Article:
Pitt students “Hail to Diversity”

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Pitt students “Hail to Diversity”

By Dale Shoemaker / Assistant News Editor

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When the panel started, Elaine Linn wasn’t wearing a hijab, but, halfway through, she put one on.

Linn, assistant director of academic affairs of the global studies center, is a Muslim American and spoke on a four-person panel that launched Pitt’s Diversity Council in front of about 200 students on Monday night at Frick Fine Arts building. 

The council is a coalition of 22 student groups promoting awareness, acceptance and appreciation of diversity on campus. The organizers did not outline how the council will operate at the launch.

The council is forming amidst recent events including nationwide protests against police brutality and the murders of three Muslim students at the University of North Carolina at Chapel Hill.

Linn, a white woman with blue eyes and blond hair, grew up practicing Christianity but converted to Islam in 1983 and later married an Arab man. Her life illustrates the importance of diversity and tolerance, she said.

“I went from being a majority to a minority,” she said as she wrapped a hijab around her head. “Pitt needs to become a more diverse place with your steps. You are the future parents, the business leaders and the educators.”

She cited recent movements in Pittsburgh, such as the Black Lives Matter protests in December — following a New York circuit court’s ruling on the Eric Garner case — and Fight for 15 strikes in Pittsburgh in September, as well as the massive debt facing students as reasons for students to get involved.

“I’m not tenured, but I’m telling you to stand up. We have to make a stir,” Linn said.

All of those who spoke, organizers and panel members, agreed that Pitt could benefit from diversity and a more inclusive student body. According to Pitt’s 2015 factbook, of the 18,575 undergraduate students enrolled on Pitt’s campus last semester, only about 4,400 were non-white. 

Julia Johnson, a social justice organizer for We Change Pittsburgh, also spoke on the panel, and gave her personal definition of diversity. 

“For me, whenever I think of diversity, I think of the ways we change the human race and the way we add to our growing pool of knowledge,” she said. “It means individuals who are able to express themselves. It’s a very fulfilling way of living. Diversity is everything.”

Even though diverse organizations came together to form the panel, Johnson said, it is important for the groups to keep in mind that all of their causes are equal. 

“My cause is important, your cause is important as well. It’s important we don’t dis one another. We have to lift each other up,” she said. 

The council, known for now on social media as “Hail to Diversity,” stated its goals on its Facebook page.

“If diversity and inclusion are core values to our university,” its page reads, “they should be a focus of our education — not at the periphery.”

According to Johnson, one of the goals of the council should be accountability.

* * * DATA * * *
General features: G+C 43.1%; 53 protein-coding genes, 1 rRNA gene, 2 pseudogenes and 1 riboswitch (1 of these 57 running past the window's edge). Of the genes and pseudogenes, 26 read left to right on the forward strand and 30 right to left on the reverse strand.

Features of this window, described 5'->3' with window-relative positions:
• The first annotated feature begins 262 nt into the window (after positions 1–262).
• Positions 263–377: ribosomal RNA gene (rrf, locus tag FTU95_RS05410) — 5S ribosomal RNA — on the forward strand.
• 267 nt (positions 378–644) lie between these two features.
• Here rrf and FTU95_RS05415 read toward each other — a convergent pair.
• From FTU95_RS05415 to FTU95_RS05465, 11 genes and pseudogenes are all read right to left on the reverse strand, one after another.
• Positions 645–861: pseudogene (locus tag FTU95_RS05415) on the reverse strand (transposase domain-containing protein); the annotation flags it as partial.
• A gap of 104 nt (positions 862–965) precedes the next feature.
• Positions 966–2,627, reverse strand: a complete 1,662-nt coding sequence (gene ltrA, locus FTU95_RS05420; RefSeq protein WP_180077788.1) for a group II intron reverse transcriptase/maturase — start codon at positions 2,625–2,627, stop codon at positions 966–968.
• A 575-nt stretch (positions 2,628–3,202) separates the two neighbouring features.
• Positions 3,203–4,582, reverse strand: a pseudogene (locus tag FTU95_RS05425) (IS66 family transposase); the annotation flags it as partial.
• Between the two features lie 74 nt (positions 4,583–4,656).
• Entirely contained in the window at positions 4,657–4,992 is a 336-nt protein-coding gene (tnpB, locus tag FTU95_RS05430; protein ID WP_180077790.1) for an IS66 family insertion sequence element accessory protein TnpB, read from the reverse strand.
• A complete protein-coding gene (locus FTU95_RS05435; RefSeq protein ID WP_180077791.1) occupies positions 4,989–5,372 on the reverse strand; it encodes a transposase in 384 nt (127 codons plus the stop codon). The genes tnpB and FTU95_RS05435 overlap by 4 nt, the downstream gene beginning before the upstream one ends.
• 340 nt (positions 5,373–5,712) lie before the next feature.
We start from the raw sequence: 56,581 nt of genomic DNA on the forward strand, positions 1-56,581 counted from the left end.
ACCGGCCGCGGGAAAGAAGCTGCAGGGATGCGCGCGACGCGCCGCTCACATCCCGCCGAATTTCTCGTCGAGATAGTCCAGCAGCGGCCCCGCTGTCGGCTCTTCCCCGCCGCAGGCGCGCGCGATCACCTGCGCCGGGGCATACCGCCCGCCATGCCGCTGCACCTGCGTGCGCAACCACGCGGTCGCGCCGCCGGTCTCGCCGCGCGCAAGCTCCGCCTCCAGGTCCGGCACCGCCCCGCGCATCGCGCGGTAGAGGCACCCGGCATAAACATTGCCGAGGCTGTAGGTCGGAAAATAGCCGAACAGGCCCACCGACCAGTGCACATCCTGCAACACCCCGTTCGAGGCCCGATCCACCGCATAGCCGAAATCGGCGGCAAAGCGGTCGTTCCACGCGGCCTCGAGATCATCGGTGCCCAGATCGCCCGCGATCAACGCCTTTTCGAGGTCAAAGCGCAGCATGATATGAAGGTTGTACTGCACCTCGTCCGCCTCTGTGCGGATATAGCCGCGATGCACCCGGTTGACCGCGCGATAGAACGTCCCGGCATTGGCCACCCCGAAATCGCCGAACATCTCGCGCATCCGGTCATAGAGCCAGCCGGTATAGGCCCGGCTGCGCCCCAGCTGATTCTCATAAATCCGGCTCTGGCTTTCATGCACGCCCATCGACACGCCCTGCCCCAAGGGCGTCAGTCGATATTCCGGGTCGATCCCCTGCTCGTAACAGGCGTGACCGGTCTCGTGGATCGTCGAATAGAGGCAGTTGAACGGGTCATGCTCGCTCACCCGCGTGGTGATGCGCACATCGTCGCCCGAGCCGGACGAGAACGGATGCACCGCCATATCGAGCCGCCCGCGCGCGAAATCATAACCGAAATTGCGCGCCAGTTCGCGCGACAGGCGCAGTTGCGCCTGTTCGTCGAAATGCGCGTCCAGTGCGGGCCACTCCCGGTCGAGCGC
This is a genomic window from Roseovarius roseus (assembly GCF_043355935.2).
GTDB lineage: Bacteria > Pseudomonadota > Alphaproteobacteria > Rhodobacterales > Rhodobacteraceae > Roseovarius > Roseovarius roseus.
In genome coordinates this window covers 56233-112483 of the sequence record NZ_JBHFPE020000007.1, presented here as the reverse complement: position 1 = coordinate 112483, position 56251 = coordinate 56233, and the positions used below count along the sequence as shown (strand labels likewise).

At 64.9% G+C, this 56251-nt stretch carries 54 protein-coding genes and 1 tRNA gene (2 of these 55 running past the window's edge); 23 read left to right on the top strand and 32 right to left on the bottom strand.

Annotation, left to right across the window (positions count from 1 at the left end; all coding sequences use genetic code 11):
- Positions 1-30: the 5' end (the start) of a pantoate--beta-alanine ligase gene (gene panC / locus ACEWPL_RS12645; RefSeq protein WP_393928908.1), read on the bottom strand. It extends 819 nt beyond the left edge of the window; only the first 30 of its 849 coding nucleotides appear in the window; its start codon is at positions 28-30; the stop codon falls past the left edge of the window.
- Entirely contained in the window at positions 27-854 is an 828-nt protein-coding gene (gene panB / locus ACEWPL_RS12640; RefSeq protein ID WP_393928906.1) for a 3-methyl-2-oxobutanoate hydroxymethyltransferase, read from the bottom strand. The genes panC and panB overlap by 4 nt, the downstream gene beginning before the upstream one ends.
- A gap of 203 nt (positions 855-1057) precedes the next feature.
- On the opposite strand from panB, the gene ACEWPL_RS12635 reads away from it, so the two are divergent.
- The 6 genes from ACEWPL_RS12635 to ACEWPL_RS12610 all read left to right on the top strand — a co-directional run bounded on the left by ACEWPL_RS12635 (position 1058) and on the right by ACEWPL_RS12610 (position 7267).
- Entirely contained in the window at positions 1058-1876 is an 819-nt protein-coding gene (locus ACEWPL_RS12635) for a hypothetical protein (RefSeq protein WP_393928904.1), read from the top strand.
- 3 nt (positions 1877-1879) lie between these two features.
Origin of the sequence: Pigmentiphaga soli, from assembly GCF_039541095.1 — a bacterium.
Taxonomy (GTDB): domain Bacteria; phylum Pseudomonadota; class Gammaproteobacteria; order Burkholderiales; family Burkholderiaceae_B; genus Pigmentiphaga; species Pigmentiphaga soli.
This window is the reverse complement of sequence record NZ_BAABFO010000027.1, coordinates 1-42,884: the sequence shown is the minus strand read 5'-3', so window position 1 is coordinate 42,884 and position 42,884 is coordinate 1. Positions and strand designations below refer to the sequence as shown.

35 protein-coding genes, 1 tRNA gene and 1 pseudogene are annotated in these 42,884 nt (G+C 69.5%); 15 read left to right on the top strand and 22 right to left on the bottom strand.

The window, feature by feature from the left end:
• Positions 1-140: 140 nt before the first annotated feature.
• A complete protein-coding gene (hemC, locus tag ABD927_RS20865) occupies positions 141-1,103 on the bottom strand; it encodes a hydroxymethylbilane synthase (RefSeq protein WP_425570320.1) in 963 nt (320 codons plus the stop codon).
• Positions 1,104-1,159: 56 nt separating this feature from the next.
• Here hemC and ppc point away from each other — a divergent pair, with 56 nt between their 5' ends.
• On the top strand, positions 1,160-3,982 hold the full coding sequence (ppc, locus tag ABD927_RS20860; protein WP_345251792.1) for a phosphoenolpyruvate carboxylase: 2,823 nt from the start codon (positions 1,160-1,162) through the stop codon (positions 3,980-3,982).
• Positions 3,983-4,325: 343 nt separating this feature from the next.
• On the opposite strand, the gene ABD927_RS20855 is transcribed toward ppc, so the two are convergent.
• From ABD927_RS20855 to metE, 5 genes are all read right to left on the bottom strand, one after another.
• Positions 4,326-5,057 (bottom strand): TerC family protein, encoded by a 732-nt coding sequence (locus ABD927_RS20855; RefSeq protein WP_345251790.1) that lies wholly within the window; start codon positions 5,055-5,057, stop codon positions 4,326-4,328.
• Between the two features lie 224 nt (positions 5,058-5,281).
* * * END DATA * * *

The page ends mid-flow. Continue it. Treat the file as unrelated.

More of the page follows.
“There are ways this group can be very strategic to hold this university accountable. This council can build power for one another across movements,” Johnson said. 

Ernest Rajakone, senior adviser for Pitt’s South Asian Student Association and brother of Iota Nu Delta, helped form the Diversity Council and organize its launch Monday. The council, he said, will be an open door for students to approach the council with their concerns about diversity on campus.

Rajakone cited the Residence Life photo diversity campaign that met criticism for a lack of inclusivity last semester as one example of a diversity concern. In December, The Pitt News reported that Residence Life removed a poster campaign it created to promote diversity after several students approached the University on behalf of 794 other students who signed a petition calling for its removal on Change.org. 

Rather than circulate a petition, Rajakone said, students who disagreed with the campaign could have approached the council with their concerns. 

Unlike a similar diversity initiative started in the early 2000s, which was started by the Asian Student Alliance, Black Action Society, Campus Women’s Organization and Rainbow Alliance to redistribute space in the William Pitt Union more fairly, the council will utilize “grassroots” methods, Rajakone said, from within the student body. Rajakone said he expects students to be more receptive to the council’s initiatives because of its student rather than administrative leadership.

Rajakone said there is a need on Pitt’s campus for this initative. 

“There’s not much precedent, but we have a vision, and there’s a need,” Rajakone said. “We look at Ferguson and we look at Chapel Hill, and we see a commonality in our struggle, no one is free until everyone is free. This isn’t just in Ferguson and Chapel Hill, this is nationwide.”

University spokesman John Fedele also said he didn’t have details about the earlier initiative but said it likely failed due to a lack of leadership. 

While Rajakone said the logistics of the council are still being worked out, he said Monday’s launch was important, “just to show it can be done.”

Just as the council brought together diverse student groups, the representatives from each of the member organizations cited diverse goals and visions for the group.

Claire Matway, a junior and the representative for the Campus Women’s Organization, said her goal for the council was collaboration and empathy. 

“I think it’s a huge opportunity for us to be acting in solidarity with one another,” Matway said.

For Joshua Orange, a junior global and urban studies major, the council will “continue to pave the way for civil rights.”

“There is still victory to be had,” Orange said. “We’re all human beings here.”

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